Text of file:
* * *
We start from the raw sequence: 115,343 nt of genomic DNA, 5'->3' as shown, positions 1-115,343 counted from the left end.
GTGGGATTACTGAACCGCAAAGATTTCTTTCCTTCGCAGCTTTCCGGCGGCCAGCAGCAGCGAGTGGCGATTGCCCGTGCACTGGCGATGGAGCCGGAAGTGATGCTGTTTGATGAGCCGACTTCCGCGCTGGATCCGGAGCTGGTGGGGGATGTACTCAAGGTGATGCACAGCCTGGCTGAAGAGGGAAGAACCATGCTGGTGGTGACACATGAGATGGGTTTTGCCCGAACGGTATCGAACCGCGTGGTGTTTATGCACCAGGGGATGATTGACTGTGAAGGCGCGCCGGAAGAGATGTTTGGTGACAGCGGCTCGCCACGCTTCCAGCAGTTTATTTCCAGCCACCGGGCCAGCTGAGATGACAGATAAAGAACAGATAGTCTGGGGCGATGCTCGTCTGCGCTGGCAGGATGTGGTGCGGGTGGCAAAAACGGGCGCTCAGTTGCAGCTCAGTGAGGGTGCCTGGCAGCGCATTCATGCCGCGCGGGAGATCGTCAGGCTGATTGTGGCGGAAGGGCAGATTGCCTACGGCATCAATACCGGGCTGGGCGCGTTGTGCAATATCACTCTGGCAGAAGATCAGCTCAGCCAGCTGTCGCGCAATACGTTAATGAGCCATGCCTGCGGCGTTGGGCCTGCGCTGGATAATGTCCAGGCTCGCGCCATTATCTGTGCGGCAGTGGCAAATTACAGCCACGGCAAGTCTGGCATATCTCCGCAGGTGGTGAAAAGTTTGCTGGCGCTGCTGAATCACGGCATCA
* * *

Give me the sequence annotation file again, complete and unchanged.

We start from the raw sequence: 115,343 nt of genomic DNA, 5'->3' as shown, positions 1-115,343 counted from the left end.
GTGGGATTACTGAACCGCAAAGATTTCTTTCCTTCGCAGCTTTCCGGCGGCCAGCAGCAGCGAGTGGCGATTGCCCGTGCACTGGCGATGGAGCCGGAAGTGATGCTGTTTGATGAGCCGACTTCCGCGCTGGATCCGGAGCTGGTGGGGGATGTACTCAAGGTGATGCACAGCCTGGCTGAAGAGGGAAGAACCATGCTGGTGGTGACACATGAGATGGGTTTTGCCCGAACGGTATCGAACCGCGTGGTGTTTATGCACCAGGGGATGATTGACTGTGAAGGCGCGCCGGAAGAGATGTTTGGTGACAGCGGCTCGCCACGCTTCCAGCAGTTTATTTCCAGCCACCGGGCCAGCTGAGATGACAGATAAAGAACAGATAGTCTGGGGCGATGCTCGTCTGCGCTGGCAGGATGTGGTGCGGGTGGCAAAAACGGGCGCTCAGTTGCAGCTCAGTGAGGGTGCCTGGCAGCGCATTCATGCCGCGCGGGAGATCGTCAGGCTGATTGTGGCGGAAGGGCAGATTGCCTACGGCATCAATACCGGGCTGGGCGCGTTGTGCAATATCACTCTGGCAGAAGATCAGCTCAGCCAGCTGTCGCGCAATACGTTAATGAGCCATGCCTGCGGCGTTGGGCCTGCGCTGGATAATGTCCAGGCTCGCGCCATTATCTGTGCGGCAGTGGCAAATTACAGCCACGGCAAGTCTGGCATATCTCCGCAGGTGGTGAAAAGTTTGCTGGCGCTGCTGAATCACGGCATCA